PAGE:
With nearly 30 years under her belt in product management roles, Metaswitch's Micaela Giuhat has experienced firsthand the impact of major technological trends on the telecom industry.
Before her role as VP of product management and lead for cloud infrastructure products at Metaswitch, Giuhat worked for startups and larger companies such as BroadSoft, Genband and Nortel. Women in Comms caught up with Giuhat to discuss how 5G may impact career opportunities for women in the industry, new developments in Metaswitch's unified communications (UC) platforms, and the impact of mentors on her own career path.
WiC: Last year, one of our Women in Comms panels focused on how 5G may open up new opportunities for women in the industry. How can women revamp their skills to prepare for the impact of 5G on the telecom industry and the potential new employment opportunities that 5G could deliver?
MG: 5G will have an impact on everybody. Women have to keep up with the skills the same way as men will have to keep up with skills, so I don't think it's a gender-related issue. Gender plays in it as much as people want to keep up and better their knowledge and skills.
Considering the technology advances that are related to 5G – there may be more opportunities for women to shine. Women, I believe, are much more creative, and they can actually take advantage of the new opportunities that 5G can create.
To give you an example: I was talking to one of my daughters, and she and her friends were discussing having a wardrobe directory – a sort of IoT-type application but for clothing, because many young women have a lot of clothing that they forget about. They can take the application even further to suggest certain outfits, for example. I bet you no men have thought about that.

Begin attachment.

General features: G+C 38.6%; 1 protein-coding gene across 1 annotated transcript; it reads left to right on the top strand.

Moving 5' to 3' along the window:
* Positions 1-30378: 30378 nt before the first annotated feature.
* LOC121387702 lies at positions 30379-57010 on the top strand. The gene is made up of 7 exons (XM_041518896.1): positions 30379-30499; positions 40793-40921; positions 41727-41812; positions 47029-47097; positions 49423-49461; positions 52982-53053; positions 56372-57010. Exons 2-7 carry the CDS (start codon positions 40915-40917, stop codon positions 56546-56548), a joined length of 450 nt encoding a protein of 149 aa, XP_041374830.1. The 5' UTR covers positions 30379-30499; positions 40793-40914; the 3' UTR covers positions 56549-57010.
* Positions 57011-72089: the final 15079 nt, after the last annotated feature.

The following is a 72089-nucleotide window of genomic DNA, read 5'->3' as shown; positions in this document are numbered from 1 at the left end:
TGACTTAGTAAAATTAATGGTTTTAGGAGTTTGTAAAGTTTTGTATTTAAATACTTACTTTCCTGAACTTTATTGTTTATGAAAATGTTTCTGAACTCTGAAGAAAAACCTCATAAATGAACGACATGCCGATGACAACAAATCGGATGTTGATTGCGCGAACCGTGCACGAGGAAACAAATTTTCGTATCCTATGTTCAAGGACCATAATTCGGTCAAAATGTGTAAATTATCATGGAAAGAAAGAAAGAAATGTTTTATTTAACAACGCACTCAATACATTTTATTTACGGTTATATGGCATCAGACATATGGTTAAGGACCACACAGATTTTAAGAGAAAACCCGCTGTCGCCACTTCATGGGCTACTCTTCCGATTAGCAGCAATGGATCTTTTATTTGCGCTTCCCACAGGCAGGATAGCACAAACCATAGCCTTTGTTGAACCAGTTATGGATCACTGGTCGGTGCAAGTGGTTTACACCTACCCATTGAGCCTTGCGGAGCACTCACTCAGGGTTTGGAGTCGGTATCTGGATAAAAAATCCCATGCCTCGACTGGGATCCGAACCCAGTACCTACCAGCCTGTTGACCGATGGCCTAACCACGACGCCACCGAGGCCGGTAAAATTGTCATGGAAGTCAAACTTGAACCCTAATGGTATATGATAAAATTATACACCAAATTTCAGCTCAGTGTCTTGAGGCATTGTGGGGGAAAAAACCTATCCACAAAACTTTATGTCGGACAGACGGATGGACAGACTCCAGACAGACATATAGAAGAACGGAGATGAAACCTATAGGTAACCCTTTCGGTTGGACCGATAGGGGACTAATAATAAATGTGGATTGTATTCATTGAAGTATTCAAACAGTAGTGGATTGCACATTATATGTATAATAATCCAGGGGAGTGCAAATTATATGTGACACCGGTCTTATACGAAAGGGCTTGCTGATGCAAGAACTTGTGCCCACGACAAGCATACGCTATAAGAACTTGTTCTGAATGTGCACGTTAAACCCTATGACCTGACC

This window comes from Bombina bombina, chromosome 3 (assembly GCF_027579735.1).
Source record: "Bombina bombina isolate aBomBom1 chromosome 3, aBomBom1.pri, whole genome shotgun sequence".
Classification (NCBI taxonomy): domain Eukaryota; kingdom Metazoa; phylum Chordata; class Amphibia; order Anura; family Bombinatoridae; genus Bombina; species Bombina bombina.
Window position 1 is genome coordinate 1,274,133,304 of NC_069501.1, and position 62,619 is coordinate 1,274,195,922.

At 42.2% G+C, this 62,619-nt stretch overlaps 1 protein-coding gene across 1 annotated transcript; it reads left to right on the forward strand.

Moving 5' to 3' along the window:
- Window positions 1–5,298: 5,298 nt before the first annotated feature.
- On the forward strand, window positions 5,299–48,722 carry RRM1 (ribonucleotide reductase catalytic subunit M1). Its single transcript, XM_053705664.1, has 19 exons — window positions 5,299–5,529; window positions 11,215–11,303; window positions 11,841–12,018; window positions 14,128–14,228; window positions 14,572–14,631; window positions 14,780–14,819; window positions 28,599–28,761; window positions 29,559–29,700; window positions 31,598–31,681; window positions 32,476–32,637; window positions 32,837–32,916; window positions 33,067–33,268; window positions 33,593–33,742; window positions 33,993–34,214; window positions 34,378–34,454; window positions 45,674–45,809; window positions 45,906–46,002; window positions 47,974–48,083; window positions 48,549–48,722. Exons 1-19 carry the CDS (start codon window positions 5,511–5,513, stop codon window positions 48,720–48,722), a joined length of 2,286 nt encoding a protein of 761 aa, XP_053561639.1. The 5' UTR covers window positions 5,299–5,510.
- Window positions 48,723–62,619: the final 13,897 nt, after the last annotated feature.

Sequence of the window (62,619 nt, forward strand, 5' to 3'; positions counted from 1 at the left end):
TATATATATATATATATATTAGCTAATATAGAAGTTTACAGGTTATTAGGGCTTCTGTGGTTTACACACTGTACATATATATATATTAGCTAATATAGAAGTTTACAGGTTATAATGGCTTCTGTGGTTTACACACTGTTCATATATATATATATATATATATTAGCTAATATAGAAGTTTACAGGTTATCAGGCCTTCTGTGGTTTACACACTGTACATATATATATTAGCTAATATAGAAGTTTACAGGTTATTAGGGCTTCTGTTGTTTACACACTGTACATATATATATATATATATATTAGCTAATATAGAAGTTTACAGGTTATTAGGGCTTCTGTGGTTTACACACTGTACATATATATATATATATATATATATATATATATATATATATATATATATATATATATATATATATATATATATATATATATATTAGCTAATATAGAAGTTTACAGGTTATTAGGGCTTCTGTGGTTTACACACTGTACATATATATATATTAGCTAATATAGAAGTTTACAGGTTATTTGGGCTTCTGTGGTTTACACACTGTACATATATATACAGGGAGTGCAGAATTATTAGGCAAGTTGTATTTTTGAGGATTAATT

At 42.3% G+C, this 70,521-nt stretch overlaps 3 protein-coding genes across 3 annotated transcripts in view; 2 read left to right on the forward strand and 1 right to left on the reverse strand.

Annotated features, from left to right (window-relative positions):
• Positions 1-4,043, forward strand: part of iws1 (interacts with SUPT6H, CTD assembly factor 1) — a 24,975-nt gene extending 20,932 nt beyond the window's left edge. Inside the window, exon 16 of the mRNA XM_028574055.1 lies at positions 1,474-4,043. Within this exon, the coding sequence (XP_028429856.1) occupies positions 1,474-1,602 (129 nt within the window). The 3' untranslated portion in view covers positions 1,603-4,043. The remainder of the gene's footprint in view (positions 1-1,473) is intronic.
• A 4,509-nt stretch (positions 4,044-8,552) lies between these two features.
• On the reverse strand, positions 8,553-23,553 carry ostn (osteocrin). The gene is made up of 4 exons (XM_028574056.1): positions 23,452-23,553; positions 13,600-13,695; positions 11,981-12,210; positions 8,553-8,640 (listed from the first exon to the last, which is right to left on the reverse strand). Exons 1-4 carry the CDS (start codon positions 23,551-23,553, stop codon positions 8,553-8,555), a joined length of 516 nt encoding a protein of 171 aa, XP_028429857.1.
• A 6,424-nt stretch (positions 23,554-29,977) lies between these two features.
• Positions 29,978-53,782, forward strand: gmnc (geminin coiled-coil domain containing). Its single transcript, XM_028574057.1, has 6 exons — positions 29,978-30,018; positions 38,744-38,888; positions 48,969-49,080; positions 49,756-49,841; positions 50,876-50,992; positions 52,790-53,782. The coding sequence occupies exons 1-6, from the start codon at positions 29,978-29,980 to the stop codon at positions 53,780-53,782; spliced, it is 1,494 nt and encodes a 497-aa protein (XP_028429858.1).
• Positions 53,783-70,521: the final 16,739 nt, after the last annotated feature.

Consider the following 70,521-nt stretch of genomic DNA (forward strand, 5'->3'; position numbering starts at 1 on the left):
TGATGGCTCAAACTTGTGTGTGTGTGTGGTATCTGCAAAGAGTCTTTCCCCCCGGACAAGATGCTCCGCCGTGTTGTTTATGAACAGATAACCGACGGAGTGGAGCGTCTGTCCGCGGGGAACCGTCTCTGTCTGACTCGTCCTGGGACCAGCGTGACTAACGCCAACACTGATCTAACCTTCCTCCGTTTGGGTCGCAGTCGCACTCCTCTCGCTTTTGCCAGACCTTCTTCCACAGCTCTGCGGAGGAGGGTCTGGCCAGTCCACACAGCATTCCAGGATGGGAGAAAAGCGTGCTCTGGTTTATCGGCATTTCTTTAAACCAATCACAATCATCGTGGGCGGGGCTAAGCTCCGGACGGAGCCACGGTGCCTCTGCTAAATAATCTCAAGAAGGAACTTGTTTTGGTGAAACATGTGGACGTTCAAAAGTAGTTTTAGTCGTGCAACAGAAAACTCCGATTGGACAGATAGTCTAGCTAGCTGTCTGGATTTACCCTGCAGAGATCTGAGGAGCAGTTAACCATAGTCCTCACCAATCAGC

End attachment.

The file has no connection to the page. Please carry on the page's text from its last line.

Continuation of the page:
WiC: Switching gears a bit, are there any new updates to Metaswitch's MaX UC platform?
MG: Yes, absolutely. We have been extremely successful with MaX UC – there is a definite hunger from MNOs, in particular, that really don't have a history of reaching out to businesses for mobile-native UC applications. To that extent, we have won quite a bit of quite a few Tier one customers such as Telekomsel and Hutchison Drei Austria.
It's very interesting to strike such a chord with MNOs that wanted to get into the enterprise business, and this gives them an "in" that is extremely competitive.
WiC: Have there been any updates to the product itself since last year?
MG: We are always improving the product and continuously doing cloud-native developments. We had a very large wireline customer base, and for that base, we had a MetaSphere application server. When we bought OpenCloud, we got a mobile application server. Over the last year, we have brought those application servers together so we can provide the same functionality to all customers, whether mobile or fixed.
WiC: Has part of the success of the product been a result of an increasingly mobile workforce?
MG: There are a few factors – one is an increasingly mobile workforce. Second is the fact that due to the increasingly mobile workforce, the old UC offerings were not attractive to mobile users because they couldn't make it work. Now with this being the first thing that they see, there's a much higher adoption rate.
Another thing is what's called the "Brisco effect" – with BroadSoft and Cisco coming together and really creating a little bit of a vacuum, which we took advantage of. BroadSoft was very well known and a wonderful company, but they were very much wireline oriented and their mobility features were not what we have brought, which is the mobile application of MaX.
Next page: Mentors and how to handle difficult managers